2 peregrine falcons relocate to safer S.C. home

After years of worrying that someone might accidentally fall off Jumping-Off Rock, Mark Hall went over the edge on purpose.

Hall, the manager of the 43,500 acres maintained by the state in the Jocassee Gorges, and two climbing experts didn't jump off as much as they rappelled over one of the most scenic cliffs in South Carolina.

And while it was a blast to explore uncharted territory, they did it with a serious purpose - ensuring the well-being of one of only two known nesting pairs of peregrine falcons in the state.

The birds showed up for the first time in 2008 and came back in 2009. But they moved from their established nest early this year, apparently spooked by human activity nearby.

"We're trying to find out where they moved," Hall said Thursday.

What they found should encourage bird-lovers and those who appreciate the views around Jumping-Off Rock.

The S.C. Department of Natural Resources closed the portion of Horse Pasture Road nearest the cliffs in 2008 after Hall first spotted the rare birds, which came off the endangered species list in 1999 but still number fewer than 4,000 breeding pairs in North America.

The closing frustrated locals who ride four-wheelers and trucks up the rugged gravel road to enjoy the view from Jumping-Off Rock of Lake Jocassee and the North Carolina mountains. The spot is so picturesque, it's where Gov. David Beasley announced the historic preservation of the Jocassee Gorges in 1997.

Hall isn't sure of the derivation of the rock face's name; to his knowledge, nobody has jumped off it. Recreational rock climbing isn't allowed on the face.

It's hard to imagine anyone has jumped off the rock face and lived to tell about it. The sheer drop ranges from about 25 feet (to a skinny ledge) to nearly 300 feet.

As more visitors discovered the site in recent years, Hall grew concerned that someone would fall over the precipice. While the road was closed in 2008, the state built a more structured (and safer) overlook about 200 yards away.

The road was reopened in 2009, but the old parking area near Jumping-Off Rock was closed and the most dangerous portion of the cliffs was declared off limits to visitors.

Hall thinks most visitors adhered to the new rules. But shortly after the falcons returned in January 2009, they suddenly abandoned their first nest. Trash indicated people had been shooting skeet above the birds' nest, which was accessible on a ledge to the west of Jumping-Off Rock.

Hall was worried about the birds' safety until he spotted their spectacular aerial show a few weeks later. The crow-sized birds are among the fastest in the world, diving as fast as 200 mph to attack other birds in the sky.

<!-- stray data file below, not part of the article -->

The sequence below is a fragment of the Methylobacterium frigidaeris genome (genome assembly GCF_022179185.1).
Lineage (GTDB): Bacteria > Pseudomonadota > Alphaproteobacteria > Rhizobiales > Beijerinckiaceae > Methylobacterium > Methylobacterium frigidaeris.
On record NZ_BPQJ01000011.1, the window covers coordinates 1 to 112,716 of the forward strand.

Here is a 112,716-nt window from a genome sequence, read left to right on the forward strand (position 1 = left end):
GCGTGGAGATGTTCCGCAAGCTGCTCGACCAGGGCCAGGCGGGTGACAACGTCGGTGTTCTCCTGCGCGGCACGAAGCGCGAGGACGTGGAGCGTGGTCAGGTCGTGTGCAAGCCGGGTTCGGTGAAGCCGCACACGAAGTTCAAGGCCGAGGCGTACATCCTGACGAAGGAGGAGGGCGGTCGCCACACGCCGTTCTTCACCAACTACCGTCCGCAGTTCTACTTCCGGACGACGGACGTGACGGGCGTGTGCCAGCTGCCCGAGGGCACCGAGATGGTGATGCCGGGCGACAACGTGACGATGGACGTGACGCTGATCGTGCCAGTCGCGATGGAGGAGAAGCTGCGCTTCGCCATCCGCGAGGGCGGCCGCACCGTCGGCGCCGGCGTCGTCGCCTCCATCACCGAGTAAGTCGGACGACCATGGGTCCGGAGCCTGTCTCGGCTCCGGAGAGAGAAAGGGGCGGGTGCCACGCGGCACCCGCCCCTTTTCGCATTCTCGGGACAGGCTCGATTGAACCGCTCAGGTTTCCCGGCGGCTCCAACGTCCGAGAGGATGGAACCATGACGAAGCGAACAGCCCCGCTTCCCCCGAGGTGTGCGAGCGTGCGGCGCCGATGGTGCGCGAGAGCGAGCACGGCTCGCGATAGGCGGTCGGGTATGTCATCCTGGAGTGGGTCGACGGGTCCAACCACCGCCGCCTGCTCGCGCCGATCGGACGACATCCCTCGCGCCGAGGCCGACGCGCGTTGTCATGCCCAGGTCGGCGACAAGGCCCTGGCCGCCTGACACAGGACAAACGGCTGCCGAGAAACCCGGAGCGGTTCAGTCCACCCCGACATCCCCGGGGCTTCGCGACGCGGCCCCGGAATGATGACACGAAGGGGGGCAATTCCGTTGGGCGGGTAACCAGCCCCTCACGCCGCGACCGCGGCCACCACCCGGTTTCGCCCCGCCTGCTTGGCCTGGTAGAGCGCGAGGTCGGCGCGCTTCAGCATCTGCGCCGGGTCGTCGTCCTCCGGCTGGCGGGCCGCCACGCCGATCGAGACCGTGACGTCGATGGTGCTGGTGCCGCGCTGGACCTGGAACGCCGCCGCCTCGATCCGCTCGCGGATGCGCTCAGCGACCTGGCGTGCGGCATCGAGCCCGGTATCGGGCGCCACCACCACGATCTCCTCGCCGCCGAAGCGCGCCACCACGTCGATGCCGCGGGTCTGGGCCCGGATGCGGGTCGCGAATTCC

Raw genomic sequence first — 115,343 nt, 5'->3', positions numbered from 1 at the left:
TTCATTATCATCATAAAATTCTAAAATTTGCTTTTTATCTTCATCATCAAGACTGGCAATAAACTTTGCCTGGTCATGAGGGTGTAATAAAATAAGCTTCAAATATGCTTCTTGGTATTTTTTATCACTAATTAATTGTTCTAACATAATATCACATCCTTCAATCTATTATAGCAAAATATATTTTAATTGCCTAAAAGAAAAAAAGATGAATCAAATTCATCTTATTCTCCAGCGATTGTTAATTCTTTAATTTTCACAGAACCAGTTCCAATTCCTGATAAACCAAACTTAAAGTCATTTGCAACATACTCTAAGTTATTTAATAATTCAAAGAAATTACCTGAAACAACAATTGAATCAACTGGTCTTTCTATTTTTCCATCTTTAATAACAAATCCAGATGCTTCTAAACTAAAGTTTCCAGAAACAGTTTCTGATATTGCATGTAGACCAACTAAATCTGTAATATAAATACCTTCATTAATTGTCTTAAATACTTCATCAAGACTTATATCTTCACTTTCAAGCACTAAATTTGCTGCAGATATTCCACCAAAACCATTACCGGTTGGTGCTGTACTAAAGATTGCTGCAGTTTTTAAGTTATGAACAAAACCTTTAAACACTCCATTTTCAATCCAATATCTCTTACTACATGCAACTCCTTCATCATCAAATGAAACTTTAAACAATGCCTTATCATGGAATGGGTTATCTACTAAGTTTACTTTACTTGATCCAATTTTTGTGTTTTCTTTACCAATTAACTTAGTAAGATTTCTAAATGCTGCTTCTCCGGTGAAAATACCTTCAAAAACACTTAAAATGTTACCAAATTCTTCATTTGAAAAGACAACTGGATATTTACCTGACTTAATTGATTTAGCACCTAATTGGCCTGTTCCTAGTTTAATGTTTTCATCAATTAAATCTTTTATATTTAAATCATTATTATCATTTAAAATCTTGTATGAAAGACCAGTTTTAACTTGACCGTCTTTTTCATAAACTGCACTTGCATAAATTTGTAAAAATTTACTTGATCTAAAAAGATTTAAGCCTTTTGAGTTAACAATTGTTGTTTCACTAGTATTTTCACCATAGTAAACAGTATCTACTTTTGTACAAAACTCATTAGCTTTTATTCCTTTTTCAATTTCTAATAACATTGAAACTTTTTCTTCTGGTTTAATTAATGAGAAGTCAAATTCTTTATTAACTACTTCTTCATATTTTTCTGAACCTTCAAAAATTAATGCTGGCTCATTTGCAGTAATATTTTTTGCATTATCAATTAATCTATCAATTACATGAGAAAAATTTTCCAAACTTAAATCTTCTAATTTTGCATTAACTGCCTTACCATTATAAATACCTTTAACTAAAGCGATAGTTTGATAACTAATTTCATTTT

Their acrobatics are seen throughout the mountain bluffs of the East Coast and even among the skyscrapers in New York City. But the only other nesting pair in South Carolina in recent years was on the back side of Table Rock Mountain, Hall said.

The Jumping-Off Rock pair, which probably started their lives nearby in North Carolina, produced young each of the past two springs. The young birds typically stay within 100 miles of their parents. So protecting the nesting site is important to ensure the birds maintain a foothold in South Carolina.

Hall asked climbing instructors Robert Dye and John Buford of Brevard College in North Carolina to help him find the new nest site this month. It's the ideal time, because birds leave in the summer before returning in January.

Dye, who years ago dangled from helicopters to help band young peregrine falcons in Canada, jumped at the chance. He was the first to rappel over the edge on a rope anchored to a large tree on Thursday.

For the first known "jump" off Jumping-Off Rock, Dye's descent was anticlimactic. He slid over quietly, concentrating on his path down a steep rock slope to a ledge about 25 feet down.

"So you think they were on a ledge below where I'm standing?" Dye asked when he reached the first ledge.

"Yep," Hall said.

"I'd buy that," Dye said. "That doesn't look like a place where a fox is going to run up and grab a chick."

Hall then followed Dye down the rope, with Buford going down last. They anchored other ropes to trees on the ledge, then edged out onto the last of the series of ledges. From there, they could see the underside of a ledge to the west that sticks out about 10 feet.

Whitewash (evidence of bird poop) streaked down from a smaller rock tucked under the overhang. Even with binoculars, it was impossible to see more sure-fire evidence such as bones left over from meals. But the whitewash was under what looked like an ideal nest site, and it was near a dead tree branch where Hall most often spotted the falcons this year.

"I bet that's their primary site," Hall said from his precarious perch. "I never could get a three-dimensional view of that site until I got right here."

Puffing hard after the climb back up, Hall looked satisfied. The birds had moved up to a nicer home in the same neighborhood.

"The other nest was much more accessible (to humans or predators such as foxes)," Hall said. The new nest is "harder to watch, but maybe it's a good thing they moved."